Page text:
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Medical payments per claim in Kentucky were lower than the median in 18 states studied by the Cambridge, Massachusetts-based Workers Compensation Research Institute, according to study results released Tuesday.
In its first in-depth study of medical payments in the Kentucky workers compensation system, researchers found that payments per claim for providers of nonhospital services were 22% below that of other states studied.
For its study, “CompScope Medical Benchmarks for Kentucky,” the institute studied key components of medical payments in workers compensation, such as prices paid for medical services, utilization of medical care and percentages of claims with certain services, in 18 states for injuries that occurred from 2009 to 2014.
The study also found that hospital outpatient payments per claim were 18% lower than typical; that hospital inpatient payments per claim were 28% below the state median; and that medical payments per claim changed little in Kentucky from 2009 to 2014.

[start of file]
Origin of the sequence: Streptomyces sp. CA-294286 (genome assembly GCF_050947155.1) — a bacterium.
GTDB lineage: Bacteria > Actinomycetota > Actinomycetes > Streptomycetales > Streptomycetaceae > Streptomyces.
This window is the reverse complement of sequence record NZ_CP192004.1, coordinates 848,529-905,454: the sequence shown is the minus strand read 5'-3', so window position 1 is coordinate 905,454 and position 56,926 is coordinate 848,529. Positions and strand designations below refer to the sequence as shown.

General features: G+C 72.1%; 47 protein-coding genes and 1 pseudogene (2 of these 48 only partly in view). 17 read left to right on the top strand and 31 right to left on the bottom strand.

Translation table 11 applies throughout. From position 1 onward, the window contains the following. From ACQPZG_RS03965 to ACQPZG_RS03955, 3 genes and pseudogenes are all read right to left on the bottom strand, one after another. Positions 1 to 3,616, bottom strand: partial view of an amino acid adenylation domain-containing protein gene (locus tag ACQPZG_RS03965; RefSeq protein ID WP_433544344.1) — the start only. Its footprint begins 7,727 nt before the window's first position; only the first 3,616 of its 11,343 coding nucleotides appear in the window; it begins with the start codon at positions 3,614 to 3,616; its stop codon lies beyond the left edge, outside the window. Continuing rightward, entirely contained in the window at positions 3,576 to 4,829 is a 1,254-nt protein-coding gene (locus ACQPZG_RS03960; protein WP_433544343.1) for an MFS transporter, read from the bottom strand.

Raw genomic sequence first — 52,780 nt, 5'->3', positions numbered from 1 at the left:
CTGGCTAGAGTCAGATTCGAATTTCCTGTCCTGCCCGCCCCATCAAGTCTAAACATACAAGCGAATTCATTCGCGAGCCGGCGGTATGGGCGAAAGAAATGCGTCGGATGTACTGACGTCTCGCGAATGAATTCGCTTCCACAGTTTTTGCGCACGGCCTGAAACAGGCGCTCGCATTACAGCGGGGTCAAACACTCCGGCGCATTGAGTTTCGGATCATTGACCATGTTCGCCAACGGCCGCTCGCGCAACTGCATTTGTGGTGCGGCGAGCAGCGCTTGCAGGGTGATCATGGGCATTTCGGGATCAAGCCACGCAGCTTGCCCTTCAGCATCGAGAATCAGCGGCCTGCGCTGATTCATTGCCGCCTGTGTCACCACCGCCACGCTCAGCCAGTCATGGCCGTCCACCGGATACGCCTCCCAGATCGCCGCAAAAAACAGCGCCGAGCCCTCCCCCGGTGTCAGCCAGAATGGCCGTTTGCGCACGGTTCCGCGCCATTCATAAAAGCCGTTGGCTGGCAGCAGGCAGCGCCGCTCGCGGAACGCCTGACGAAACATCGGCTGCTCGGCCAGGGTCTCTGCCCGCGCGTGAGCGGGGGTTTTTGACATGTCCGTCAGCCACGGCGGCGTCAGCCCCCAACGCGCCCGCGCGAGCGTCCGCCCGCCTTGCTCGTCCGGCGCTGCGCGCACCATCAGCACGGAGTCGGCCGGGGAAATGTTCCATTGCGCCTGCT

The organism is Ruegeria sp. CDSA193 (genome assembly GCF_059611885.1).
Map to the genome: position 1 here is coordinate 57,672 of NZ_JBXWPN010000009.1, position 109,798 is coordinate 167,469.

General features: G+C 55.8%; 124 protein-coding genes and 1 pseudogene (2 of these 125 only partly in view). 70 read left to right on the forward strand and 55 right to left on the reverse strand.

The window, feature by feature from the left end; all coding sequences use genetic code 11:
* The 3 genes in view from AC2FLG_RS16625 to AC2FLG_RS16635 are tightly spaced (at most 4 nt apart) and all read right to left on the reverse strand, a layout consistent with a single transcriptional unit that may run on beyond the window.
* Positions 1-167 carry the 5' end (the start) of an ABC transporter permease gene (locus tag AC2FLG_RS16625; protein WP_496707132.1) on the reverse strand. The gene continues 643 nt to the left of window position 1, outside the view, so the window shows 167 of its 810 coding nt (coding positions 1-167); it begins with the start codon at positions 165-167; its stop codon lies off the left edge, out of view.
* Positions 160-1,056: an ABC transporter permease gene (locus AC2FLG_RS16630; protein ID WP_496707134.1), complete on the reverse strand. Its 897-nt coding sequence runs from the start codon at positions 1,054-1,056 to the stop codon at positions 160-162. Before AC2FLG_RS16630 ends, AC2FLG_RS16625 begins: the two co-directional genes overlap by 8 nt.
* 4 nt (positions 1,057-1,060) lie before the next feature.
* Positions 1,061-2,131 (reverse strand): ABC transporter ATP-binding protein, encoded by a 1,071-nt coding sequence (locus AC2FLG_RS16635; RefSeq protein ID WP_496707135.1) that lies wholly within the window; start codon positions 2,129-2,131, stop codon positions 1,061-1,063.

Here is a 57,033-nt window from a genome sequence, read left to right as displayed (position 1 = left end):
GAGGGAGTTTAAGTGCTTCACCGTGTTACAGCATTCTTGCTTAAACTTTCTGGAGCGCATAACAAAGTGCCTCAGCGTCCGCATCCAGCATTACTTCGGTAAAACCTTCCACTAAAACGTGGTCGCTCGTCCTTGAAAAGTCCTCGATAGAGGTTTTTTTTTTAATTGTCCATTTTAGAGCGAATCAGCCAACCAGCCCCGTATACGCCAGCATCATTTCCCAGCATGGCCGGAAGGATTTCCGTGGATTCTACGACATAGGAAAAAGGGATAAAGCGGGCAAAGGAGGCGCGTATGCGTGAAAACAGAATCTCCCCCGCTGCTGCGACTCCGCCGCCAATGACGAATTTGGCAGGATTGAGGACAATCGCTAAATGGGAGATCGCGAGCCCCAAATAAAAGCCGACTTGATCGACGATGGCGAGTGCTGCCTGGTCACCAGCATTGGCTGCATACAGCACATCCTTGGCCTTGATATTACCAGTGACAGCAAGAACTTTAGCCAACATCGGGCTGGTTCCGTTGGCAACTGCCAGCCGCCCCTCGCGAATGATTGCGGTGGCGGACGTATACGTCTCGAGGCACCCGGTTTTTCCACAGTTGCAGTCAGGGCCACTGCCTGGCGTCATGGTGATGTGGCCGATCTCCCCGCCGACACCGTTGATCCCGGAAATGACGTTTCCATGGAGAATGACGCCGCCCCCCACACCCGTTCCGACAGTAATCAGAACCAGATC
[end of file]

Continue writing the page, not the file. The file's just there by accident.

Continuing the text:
“Medical payments per claim were below those of the typical state for all types of providers,” said Ramona Tanabe, the institute’s executive vice president and counsel, in a statement. “System features related to reimbursement and medical treatment likely were the main reasons for those results.”
Overall, states included in the study that represented the median in medical costs per claim included Georgia and North Carolina. The states with the highest amounts per claim were Wisconsin and Virginia, according to the study. The lowest were represented by Michigan and Massachusetts, with Kentucky coming in third.
A mix of remote and in-person physical therapy visits could lower costs for workers compensation payers while delivering the same results to injured workers as traditional care.